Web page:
CURWOOD: One thing that you said that really intrigued me, the notion that this could perhaps make global warming worse?
WILLIAMS: Well, there is some science now to show that it could have the reverse effect. John Martin was playing around and said a half a tanker of iron will bring you the Ice Age, but some science actually researching that idea has shown that in some cases it could heat up the climate. Large phytoplankton blooms may, in fact, absorb sunlight from the sky, and then may heat up the ocean, which, of course, could heat up the climate. It could have all kinds of effects that we can't foresee.
CURWOOD: So, what else have we learned from real studies of trying to seed the ocean with iron filings, scientific studies?
WILLIAMS: Well, researchers have learned a lot of very profitable things. And every one that I spoke with, all of the researchers with whom I spoke were very enthusiastic about being allowed to go on to continue to do these kinds of small scale studies. They're learning all about carbon pumps. They're learning about ocean circulation. They need to know much, much more about phytoplankton. Phytoplankton is sort of a generic name for a number of different organisms, and we understand very little about them, why they're in the ocean, where they go, who eats them, who eats the ones that ate them. And what researchers are doing now is using this as a kind of tool in order to learn a lot more.
CURWOOD: Now, as I understand it, there is some interest in large-scale iron fertilization, iron ocean fertilization projects. Who is interested in promoting such things?
WILLIAMS: There have been several companies that initially thought that it would be a good idea. Seven different patents to date have been taken out on this as a way to sell carbon credits that might or might not be tradable on the international market. Most of them are waiting to see. I went out to California in January to talk with someone who already is out there marketing it.
CURWOOD: What's going on there?
WILLIAMS: Well, I visited with a very nice man named Russ George, who has a website, and tells people that if they want to deal with the carbon that they themselves have helped to put in the atmosphere, they can send him a certain amount of money and he'll seed the ocean with iron for them, grow the phytoplankton, and they will have dealt with their personal carbon obligations that way.
CURWOOD: In fact, do you think folks are going to get the deal that they're looking for?
WILLIAMS: Right now, there's no science that says they will. The science, basically, has panned out to say that that will not occur.
CURWOOD: Now, who oversees what folks like Mr. George and other entrepreneurs are doing?
WILLIAMS: That's one of the problems right now that we're dealing with as a nation and as a world. By not signing the Kyoto Treaty, we are opting out of the supervisory situation which the Kyoto rules are creating, even as we speak. Right now, committees under the supervision of Kyoto are working out what kinds of carbon sequestration ideas are good and healthy for the planet, and they're discarding the ones that they don't think will be useful, and that they don't think will accomplish climate mitigation.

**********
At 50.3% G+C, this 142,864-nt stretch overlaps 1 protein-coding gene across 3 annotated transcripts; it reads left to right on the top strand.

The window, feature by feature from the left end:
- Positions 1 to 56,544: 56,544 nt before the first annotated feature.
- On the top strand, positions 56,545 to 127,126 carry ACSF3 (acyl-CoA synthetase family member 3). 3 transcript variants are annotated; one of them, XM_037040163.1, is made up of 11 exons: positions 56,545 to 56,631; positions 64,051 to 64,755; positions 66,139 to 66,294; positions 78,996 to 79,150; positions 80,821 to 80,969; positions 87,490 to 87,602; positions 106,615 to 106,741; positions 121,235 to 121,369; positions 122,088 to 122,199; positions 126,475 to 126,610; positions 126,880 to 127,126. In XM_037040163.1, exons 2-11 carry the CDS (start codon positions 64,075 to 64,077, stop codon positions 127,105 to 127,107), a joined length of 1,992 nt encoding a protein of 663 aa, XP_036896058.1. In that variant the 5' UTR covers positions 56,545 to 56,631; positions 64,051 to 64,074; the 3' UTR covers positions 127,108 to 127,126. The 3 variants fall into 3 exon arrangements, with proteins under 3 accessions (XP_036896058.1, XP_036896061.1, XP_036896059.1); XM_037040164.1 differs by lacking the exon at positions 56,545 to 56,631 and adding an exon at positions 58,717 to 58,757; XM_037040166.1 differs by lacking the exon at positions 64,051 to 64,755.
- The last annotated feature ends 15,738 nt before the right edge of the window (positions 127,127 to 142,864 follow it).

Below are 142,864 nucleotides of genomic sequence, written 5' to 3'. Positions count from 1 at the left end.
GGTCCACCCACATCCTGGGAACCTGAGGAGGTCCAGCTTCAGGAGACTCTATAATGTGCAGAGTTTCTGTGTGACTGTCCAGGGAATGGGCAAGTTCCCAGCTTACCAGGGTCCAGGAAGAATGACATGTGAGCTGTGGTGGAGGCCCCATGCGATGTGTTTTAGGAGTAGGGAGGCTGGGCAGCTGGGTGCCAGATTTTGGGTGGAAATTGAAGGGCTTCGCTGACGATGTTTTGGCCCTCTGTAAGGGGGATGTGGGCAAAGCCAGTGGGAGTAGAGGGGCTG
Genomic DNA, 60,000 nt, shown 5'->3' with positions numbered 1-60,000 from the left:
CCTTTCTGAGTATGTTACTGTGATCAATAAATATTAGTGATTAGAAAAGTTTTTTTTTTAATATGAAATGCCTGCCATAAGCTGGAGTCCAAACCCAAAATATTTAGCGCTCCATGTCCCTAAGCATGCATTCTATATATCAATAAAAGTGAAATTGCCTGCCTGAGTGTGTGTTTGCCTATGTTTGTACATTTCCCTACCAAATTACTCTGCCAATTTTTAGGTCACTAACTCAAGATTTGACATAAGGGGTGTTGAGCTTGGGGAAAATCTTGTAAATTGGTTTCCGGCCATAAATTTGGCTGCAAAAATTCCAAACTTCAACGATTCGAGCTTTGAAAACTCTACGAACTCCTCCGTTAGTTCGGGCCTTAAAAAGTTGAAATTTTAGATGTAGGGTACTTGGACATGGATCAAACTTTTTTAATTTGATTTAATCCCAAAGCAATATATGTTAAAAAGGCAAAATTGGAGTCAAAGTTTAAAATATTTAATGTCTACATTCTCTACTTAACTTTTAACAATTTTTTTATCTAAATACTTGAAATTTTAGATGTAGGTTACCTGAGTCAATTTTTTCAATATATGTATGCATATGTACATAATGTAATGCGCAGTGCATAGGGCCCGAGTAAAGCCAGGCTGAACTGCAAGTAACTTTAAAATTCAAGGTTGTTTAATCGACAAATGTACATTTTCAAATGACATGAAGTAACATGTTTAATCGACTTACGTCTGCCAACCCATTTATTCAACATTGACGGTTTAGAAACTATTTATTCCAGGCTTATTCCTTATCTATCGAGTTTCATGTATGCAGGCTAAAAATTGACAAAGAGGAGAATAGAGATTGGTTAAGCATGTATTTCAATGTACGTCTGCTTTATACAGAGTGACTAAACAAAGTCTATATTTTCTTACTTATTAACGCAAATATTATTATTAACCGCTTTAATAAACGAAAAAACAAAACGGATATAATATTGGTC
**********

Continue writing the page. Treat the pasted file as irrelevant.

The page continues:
Our country, of course, isn't involved in that right now. We have a more free-for-all kind of situation where someone is out there and throwing out an idea, and if people buy it, then they make money, and if they don't buy it, they don't make money. It's almost as though we went down to the stock market on Wall Street and said okay, you guys, what we want you to do now is to continue to trade your stocks and make your money, but we're not going to be bothering setting up any more rules for you because we don't think you really need the supervision.
CURWOOD: Wendy, explain for me, how would an entrepreneur make money by pouring iron off the side of a boat into the ocean?
WILLIAMS: There are a number of large corporations right now, both based in America and international, multi-nationally based corporations, which have what they are beginning to call carbon obligations. Most large corporations now that emit greenhouse gases understand that they will have to find some ways to control those emissions in order to have the rest of the world look upon them as positive business people. But I think what's happening here, in some cases now, is that people are throwing out certain ideas and seeing if the world buys them. And if the world buys them, these people will make money, whether there's scientific proof or not.
There are some very legitimate carbon sequestration projects out there which, under the Kyoto rules, will actually help to mitigate climate change. It's going to be very difficult for the general public to differentiate between the ones that are legitimate and the ones that really will not work but will help people make money. That's why we need a committee to help us work out the rules because individual people can't know enough to decide whether each project is legitimate or not.
CURWOOD: Wendy Williams is a freelance environmental journalist whose work has appeared in Scientific American, Science, The Boston Globe, Audubon. She received a grant from the Fund for Investigative Journalism to research global warming strategies. Thank you for briefing us, Wendy.
WILLIAMS: You're welcome. Glad to be here.
CURWOOD: And to see the complete investigative report by Wendy Williams on Russ George and the iron fertilization schemes, go to our website, livingonearth.org. That's livingonearth.org.
[MUSIC: Wimme “Iras” Gierran Zenmaster (1997)]